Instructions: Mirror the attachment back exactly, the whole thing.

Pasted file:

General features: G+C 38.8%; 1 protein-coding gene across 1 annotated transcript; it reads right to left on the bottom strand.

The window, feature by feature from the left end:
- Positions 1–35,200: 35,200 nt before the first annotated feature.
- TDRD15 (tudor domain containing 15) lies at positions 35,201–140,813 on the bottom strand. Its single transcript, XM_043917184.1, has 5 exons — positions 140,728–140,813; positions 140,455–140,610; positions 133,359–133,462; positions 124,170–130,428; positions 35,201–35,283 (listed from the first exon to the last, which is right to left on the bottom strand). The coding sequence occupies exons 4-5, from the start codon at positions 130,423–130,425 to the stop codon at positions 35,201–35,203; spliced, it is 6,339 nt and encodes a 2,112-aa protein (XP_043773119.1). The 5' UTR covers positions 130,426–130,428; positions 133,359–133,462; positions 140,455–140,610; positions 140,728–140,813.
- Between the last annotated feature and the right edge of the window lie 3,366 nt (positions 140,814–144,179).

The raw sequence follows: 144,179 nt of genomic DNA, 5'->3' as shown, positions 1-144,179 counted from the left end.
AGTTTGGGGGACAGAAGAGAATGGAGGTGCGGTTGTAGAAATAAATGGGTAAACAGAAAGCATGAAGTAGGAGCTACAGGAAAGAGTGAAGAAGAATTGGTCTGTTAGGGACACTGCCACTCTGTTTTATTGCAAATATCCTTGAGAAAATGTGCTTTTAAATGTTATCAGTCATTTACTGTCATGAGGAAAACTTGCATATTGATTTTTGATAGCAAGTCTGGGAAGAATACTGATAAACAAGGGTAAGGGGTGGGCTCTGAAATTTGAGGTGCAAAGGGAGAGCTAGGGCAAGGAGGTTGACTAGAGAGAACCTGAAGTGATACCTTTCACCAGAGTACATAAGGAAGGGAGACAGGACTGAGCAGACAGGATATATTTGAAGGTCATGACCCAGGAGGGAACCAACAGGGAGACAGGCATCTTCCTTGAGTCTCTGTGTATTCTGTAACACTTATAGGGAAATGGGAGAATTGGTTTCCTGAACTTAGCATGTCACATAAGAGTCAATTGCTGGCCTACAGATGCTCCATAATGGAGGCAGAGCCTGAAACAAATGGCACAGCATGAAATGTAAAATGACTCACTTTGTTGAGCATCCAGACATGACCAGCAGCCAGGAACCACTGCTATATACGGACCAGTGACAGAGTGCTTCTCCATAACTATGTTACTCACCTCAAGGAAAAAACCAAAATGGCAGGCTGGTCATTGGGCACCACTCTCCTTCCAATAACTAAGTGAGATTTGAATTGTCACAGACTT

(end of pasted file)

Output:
General features: G+C 38.8%; 1 protein-coding gene across 1 annotated transcript; it reads right to left on the bottom strand.

The window, feature by feature from the left end:
- Positions 1–35,200: 35,200 nt before the first annotated feature.
- TDRD15 (tudor domain containing 15) lies at positions 35,201–140,813 on the bottom strand. Its single transcript, XM_043917184.1, has 5 exons — positions 140,728–140,813; positions 140,455–140,610; positions 133,359–133,462; positions 124,170–130,428; positions 35,201–35,283 (listed from the first exon to the last, which is right to left on the bottom strand). The coding sequence occupies exons 4-5, from the start codon at positions 130,423–130,425 to the stop codon at positions 35,201–35,203; spliced, it is 6,339 nt and encodes a 2,112-aa protein (XP_043773119.1). The 5' UTR covers positions 130,426–130,428; positions 133,359–133,462; positions 140,455–140,610; positions 140,728–140,813.
- Between the last annotated feature and the right edge of the window lie 3,366 nt (positions 140,814–144,179).

The raw sequence follows: 144,179 nt of genomic DNA, 5'->3' as shown, positions 1-144,179 counted from the left end.
AGTTTGGGGGACAGAAGAGAATGGAGGTGCGGTTGTAGAAATAAATGGGTAAACAGAAAGCATGAAGTAGGAGCTACAGGAAAGAGTGAAGAAGAATTGGTCTGTTAGGGACACTGCCACTCTGTTTTATTGCAAATATCCTTGAGAAAATGTGCTTTTAAATGTTATCAGTCATTTACTGTCATGAGGAAAACTTGCATATTGATTTTTGATAGCAAGTCTGGGAAGAATACTGATAAACAAGGGTAAGGGGTGGGCTCTGAAATTTGAGGTGCAAAGGGAGAGCTAGGGCAAGGAGGTTGACTAGAGAGAACCTGAAGTGATACCTTTCACCAGAGTACATAAGGAAGGGAGACAGGACTGAGCAGACAGGATATATTTGAAGGTCATGACCCAGGAGGGAACCAACAGGGAGACAGGCATCTTCCTTGAGTCTCTGTGTATTCTGTAACACTTATAGGGAAATGGGAGAATTGGTTTCCTGAACTTAGCATGTCACATAAGAGTCAATTGCTGGCCTACAGATGCTCCATAATGGAGGCAGAGCCTGAAACAAATGGCACAGCATGAAATGTAAAATGACTCACTTTGTTGAGCATCCAGACATGACCAGCAGCCAGGAACCACTGCTATATACGGACCAGTGACAGAGTGCTTCTCCATAACTATGTTACTCACCTCAAGGAAAAAACCAAAATGGCAGGCTGGTCATTGGGCACCACTCTCCTTCCAATAACTAAGTGAGATTTGAATTGTCACAGACTT